Some see it as an opportunity for the community to share in something fun. In my town, the local Scout group organises the trick or treating so that the kids are supervised. Anyone wanting the kids to visit them for treats must be registered and checked out first. One of the local cafes sets up a House of Horror for everyone to enjoy, free of charge, and various other businesses run promotions. 

Most Aussies, however, respond with something like “Ugh, It’s so American!” or “It’s just more commercialism!” 

While it’s true that Halloween hasn’t historically been a big part of our culture in Australia, most are surprised to discover it’s not an American thing at all. It actually originated as a Celtic celebration of Samhain in Ireland, and from there spread to Scotland, Wales, England and France. In a strange coincidence, the British who landed in Australia in 1788 thinking they owned the place also originated in those places, so there’s that. 

My first real experience of celebrating and embracing Halloween was in Canada, where it was all about community and celebrating the season, rather than commercial opportunism. It was wonderful. People decorated their homes and yards as a sign to kids that they were welcome to visit on their trick or treating routes. People in the streets wished each other a happy Halloween. We visited an apple orchard that offered hayrides and a corn maze, in addition to picking your own apples and enjoying the fare of the kitchen. October was a time of festivity and community amidst the changing of the season and the anticipation of winter’s arrival, made all the more cheerful by the brightness of pumpkins decorating shops, streets, gateposts, homes, and anywhere else people chose to put them.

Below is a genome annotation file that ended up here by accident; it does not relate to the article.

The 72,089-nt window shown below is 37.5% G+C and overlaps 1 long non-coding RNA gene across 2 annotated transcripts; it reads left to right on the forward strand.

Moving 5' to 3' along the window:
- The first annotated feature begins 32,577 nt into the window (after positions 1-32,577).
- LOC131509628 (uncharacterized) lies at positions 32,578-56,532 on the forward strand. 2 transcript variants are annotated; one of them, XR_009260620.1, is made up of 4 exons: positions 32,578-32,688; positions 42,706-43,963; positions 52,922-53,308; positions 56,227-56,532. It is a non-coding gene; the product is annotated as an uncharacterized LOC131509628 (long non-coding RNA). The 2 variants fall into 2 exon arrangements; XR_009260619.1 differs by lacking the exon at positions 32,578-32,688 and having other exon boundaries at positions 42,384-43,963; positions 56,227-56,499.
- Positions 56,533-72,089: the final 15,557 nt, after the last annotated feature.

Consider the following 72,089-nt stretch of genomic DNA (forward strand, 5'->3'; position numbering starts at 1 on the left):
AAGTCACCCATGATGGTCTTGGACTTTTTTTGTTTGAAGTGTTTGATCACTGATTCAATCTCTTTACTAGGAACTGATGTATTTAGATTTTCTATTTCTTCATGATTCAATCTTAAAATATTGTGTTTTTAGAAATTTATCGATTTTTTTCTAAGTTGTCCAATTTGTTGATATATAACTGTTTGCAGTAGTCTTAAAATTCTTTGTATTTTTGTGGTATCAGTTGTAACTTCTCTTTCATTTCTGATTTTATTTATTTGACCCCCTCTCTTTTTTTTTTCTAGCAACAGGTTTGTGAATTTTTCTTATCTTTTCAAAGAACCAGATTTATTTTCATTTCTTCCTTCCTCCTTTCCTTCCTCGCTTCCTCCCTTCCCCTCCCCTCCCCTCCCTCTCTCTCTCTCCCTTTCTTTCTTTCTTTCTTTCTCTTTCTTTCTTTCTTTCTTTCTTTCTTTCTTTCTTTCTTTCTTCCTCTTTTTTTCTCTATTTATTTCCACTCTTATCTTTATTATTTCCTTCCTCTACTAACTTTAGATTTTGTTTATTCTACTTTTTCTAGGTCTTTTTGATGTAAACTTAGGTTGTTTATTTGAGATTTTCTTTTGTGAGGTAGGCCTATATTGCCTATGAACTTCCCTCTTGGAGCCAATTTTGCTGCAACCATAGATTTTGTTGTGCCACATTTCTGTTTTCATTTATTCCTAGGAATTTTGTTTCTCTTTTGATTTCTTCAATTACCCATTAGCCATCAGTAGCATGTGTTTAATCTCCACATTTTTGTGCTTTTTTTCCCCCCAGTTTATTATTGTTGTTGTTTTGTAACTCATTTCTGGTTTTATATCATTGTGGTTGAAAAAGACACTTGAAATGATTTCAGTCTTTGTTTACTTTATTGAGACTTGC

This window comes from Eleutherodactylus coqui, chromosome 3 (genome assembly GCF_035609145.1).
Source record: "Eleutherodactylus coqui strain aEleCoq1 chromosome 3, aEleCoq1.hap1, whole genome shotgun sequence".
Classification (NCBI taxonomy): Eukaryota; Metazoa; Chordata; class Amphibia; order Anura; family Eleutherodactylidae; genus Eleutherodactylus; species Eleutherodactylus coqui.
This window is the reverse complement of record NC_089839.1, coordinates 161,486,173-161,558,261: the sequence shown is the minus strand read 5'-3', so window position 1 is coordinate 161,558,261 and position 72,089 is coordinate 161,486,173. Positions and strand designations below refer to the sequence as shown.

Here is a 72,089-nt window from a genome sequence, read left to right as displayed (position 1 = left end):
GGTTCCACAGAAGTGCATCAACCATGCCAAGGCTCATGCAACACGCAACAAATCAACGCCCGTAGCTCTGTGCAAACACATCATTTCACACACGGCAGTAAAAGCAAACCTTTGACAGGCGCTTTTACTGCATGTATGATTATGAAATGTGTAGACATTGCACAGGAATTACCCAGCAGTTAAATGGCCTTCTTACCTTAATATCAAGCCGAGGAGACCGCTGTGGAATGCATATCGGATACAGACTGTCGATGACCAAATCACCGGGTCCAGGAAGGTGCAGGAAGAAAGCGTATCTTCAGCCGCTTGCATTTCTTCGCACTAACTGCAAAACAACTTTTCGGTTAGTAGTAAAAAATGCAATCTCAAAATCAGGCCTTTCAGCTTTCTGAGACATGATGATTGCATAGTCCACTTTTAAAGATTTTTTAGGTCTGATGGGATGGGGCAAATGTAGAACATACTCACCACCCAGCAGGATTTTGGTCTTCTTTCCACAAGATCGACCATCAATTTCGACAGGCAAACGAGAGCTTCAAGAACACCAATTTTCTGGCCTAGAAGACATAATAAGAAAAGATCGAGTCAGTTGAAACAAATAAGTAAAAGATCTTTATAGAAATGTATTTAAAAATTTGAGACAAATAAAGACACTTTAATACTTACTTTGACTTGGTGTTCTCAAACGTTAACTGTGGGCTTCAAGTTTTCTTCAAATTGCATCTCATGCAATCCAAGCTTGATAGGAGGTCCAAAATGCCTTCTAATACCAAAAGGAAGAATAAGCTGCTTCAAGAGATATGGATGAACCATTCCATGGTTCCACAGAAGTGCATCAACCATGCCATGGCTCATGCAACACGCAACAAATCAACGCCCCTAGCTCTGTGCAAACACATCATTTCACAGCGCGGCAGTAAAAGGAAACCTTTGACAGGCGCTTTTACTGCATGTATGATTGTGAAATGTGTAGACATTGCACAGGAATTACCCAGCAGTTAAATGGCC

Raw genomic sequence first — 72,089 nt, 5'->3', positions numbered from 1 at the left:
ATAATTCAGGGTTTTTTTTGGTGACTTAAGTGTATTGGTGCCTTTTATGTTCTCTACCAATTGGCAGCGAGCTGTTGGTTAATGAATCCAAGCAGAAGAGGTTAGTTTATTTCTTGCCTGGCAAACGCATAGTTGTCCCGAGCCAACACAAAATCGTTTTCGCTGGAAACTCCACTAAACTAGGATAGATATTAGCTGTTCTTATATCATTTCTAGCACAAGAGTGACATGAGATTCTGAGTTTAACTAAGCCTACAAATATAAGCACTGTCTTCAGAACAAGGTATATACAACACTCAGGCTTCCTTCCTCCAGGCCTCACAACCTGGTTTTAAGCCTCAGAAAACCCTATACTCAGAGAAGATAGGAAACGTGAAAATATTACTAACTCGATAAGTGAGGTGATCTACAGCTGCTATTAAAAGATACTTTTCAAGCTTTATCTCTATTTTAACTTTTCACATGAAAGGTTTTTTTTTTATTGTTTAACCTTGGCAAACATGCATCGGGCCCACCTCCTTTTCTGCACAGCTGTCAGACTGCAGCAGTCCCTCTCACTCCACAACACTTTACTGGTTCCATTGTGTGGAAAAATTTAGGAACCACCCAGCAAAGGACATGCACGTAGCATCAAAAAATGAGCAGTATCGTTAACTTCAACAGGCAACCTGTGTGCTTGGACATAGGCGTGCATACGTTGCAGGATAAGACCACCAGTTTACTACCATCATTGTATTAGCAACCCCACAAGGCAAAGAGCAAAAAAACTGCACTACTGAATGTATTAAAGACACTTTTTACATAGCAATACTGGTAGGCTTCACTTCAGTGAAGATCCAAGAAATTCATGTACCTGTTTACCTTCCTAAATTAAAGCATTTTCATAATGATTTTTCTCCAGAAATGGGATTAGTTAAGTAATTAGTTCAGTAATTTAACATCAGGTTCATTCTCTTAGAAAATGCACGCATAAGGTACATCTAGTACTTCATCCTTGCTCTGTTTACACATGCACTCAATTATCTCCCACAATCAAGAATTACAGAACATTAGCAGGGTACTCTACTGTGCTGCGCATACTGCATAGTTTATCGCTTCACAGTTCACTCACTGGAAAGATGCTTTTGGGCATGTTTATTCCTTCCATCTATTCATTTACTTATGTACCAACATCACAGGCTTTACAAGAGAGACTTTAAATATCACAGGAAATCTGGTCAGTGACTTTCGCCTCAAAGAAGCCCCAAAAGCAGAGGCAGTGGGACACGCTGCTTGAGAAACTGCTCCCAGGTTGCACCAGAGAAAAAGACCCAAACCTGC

Sure, the shops sold more chocolates and toys designed to give to kids who came knocking. But why can’t that be seen as a boost to the economy, rather than soulless exploitation of shoppers? If people don’t want to join in the celebration, they are not obligated to do or buy anything at all. 

It is fair to say, though, that the growing popularity of Halloween in Australia is the result of the predominance of American TV and movies on Australian screens. People can complain about Halloween all they like, but until they’re willing to stop watching all the American shows and films they tune into religiously each week, or binge watch on weekends, it’s quite a hypocritical objection to raise. You can’t complain about your neighbour’s kids dressing up to go trick or treating if you can’t pause the latest episode of ’The Haunting of Hill House’ or ‘Riverdale’ to answer the door. 

Ultimately, people can make their own choices. There’s no obligation to join in, but there’s also no need to be supercilious about it. 

I’ll be celebrating Spooky Season all month, and joining in the Halloween festivities in my town again this year.  And I’ll be loving every moment of it.